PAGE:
The Atlantic

So You Think Someone Might Be Mentally Ill

In the wake of mass shootings, some blame a failure to spot the signs of mental illness. But myriad obstacles stand in the way of getting someone good mental-health treatment.
Source: Broward County Sheriff / Reuters

In the years before 19-year-old Nikolas Cruz allegedly killed 17 people in a Florida high school on Wednesday, his behavior was strange, but not necessarily criminal. And not necessarily suggestive of a specific mental illness, either. He seemed fixated on guns and on killing animals, and his mother would sometimes call the police on him in an effort to manage his behavior. Some news reports have also said that Cruz has been “in and out of mental-health treatment,” though his diagnosis is not clear.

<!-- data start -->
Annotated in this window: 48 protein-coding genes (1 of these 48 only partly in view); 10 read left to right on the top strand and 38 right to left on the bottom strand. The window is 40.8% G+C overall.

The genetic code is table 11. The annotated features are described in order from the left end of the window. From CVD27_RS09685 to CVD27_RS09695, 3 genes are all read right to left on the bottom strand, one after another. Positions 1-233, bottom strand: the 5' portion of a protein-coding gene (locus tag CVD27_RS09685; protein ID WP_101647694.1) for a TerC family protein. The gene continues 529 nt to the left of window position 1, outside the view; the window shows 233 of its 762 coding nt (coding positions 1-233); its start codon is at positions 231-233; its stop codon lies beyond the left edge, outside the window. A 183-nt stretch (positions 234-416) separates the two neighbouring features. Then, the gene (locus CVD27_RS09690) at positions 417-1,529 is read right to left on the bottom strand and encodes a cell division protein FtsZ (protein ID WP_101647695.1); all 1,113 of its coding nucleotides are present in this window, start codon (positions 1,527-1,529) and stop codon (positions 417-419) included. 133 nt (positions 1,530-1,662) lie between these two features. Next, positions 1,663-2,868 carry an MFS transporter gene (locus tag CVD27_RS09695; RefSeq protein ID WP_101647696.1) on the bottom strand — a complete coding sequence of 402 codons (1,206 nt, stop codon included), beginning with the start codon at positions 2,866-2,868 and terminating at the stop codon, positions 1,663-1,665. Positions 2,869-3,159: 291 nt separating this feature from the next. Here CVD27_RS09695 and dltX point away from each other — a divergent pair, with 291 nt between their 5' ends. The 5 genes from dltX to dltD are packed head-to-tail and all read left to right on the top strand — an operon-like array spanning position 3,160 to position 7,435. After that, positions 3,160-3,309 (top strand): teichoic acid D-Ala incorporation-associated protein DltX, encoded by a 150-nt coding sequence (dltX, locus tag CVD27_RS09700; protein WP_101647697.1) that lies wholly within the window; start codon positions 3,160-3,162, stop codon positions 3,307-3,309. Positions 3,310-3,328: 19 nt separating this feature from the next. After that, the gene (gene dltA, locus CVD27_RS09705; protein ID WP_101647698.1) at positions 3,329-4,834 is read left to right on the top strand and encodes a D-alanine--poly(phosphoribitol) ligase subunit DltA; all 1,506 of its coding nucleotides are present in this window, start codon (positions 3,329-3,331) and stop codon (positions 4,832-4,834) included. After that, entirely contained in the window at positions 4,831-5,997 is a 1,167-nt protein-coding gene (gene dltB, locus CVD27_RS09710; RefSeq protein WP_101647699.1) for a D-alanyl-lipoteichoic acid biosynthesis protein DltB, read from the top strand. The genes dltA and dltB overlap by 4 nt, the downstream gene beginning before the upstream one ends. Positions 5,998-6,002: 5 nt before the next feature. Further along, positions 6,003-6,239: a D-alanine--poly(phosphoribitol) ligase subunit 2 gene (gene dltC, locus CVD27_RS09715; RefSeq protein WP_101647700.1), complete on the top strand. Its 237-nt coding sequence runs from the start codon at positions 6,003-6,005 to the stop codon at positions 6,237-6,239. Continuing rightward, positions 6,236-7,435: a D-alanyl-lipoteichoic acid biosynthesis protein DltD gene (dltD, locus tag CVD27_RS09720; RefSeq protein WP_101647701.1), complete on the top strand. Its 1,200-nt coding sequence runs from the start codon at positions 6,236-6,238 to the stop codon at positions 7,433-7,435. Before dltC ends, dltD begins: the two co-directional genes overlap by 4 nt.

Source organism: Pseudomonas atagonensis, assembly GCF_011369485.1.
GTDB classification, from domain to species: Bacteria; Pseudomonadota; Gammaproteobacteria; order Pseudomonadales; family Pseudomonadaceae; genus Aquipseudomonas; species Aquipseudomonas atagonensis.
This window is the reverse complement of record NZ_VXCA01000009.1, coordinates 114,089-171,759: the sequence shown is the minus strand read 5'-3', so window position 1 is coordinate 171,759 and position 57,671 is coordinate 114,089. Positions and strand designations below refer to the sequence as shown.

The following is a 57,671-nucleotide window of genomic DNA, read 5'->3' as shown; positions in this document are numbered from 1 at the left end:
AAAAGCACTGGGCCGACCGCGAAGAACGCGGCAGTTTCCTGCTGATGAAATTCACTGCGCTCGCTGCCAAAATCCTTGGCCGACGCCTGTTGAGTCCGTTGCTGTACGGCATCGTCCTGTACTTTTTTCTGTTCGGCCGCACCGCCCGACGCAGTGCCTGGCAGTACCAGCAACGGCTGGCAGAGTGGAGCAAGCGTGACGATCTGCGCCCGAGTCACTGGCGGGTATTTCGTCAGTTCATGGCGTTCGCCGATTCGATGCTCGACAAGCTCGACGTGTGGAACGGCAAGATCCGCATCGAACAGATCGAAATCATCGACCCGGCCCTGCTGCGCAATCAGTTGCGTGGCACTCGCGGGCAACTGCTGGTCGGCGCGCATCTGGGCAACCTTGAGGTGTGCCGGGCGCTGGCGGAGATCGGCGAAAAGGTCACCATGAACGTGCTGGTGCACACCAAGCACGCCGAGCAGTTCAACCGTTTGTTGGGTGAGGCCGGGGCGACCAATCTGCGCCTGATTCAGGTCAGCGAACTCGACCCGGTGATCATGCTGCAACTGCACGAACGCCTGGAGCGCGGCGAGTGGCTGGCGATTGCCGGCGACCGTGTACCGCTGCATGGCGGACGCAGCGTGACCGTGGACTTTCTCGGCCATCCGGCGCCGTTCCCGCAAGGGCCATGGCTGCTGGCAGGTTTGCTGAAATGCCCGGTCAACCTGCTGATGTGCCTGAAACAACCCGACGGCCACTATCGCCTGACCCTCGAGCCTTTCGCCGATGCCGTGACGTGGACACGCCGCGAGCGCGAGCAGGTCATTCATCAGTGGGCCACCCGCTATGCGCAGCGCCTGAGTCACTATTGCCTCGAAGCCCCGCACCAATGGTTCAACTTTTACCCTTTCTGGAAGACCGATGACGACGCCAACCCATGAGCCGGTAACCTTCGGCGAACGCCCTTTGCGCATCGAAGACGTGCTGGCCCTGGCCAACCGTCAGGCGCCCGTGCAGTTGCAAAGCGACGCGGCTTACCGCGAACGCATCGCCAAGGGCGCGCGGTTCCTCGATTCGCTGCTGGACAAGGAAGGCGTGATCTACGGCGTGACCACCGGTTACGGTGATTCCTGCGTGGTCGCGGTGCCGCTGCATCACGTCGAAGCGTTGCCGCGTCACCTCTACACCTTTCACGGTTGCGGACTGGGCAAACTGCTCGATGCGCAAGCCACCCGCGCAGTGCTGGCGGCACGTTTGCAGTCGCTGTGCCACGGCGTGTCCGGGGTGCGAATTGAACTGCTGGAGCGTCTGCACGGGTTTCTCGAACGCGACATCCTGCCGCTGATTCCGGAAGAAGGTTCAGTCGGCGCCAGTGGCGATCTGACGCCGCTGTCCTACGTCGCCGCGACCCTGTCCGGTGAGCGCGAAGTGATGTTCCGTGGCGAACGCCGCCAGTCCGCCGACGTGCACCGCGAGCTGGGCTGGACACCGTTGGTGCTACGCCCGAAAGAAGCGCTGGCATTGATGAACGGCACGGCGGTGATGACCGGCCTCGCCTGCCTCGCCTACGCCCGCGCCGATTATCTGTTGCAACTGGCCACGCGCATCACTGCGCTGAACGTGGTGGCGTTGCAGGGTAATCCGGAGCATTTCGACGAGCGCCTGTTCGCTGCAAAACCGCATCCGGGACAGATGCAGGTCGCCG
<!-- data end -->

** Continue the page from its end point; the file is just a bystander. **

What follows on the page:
After mass shootings, opponents of gun control are often quick to suggest more mental-health treatment as a way to prevent further carnage. Yesterday morning, President Trump tweeted as much:

Citiți o mostră, înregistrați-vă pentru a citi în continuare.

Mai multe de la The Atlantic

The Atlantic2 min citite
The Atlantic Daily: Odes for Thanksgiving 2020
Thaw that turkey, and your soul. We hope these odes to the small pleasures in life will at least bring you back to room temperature.
The Atlantic6 min cititePolitics
The Flynn Pardon Is a Despicable Use of an Awesome Power
The president’s abuse of his clemency power is an assault on one of the few truly humane aspects of the American legal system.
The Atlantic3 min cititePolitics
The Monster Publishing Merger Is About Amazon
Penguin Random House purchasing Simon & Schuster is not the gravest danger to the publishing business. The deal is transpiring in a larger context—and that context is Amazon.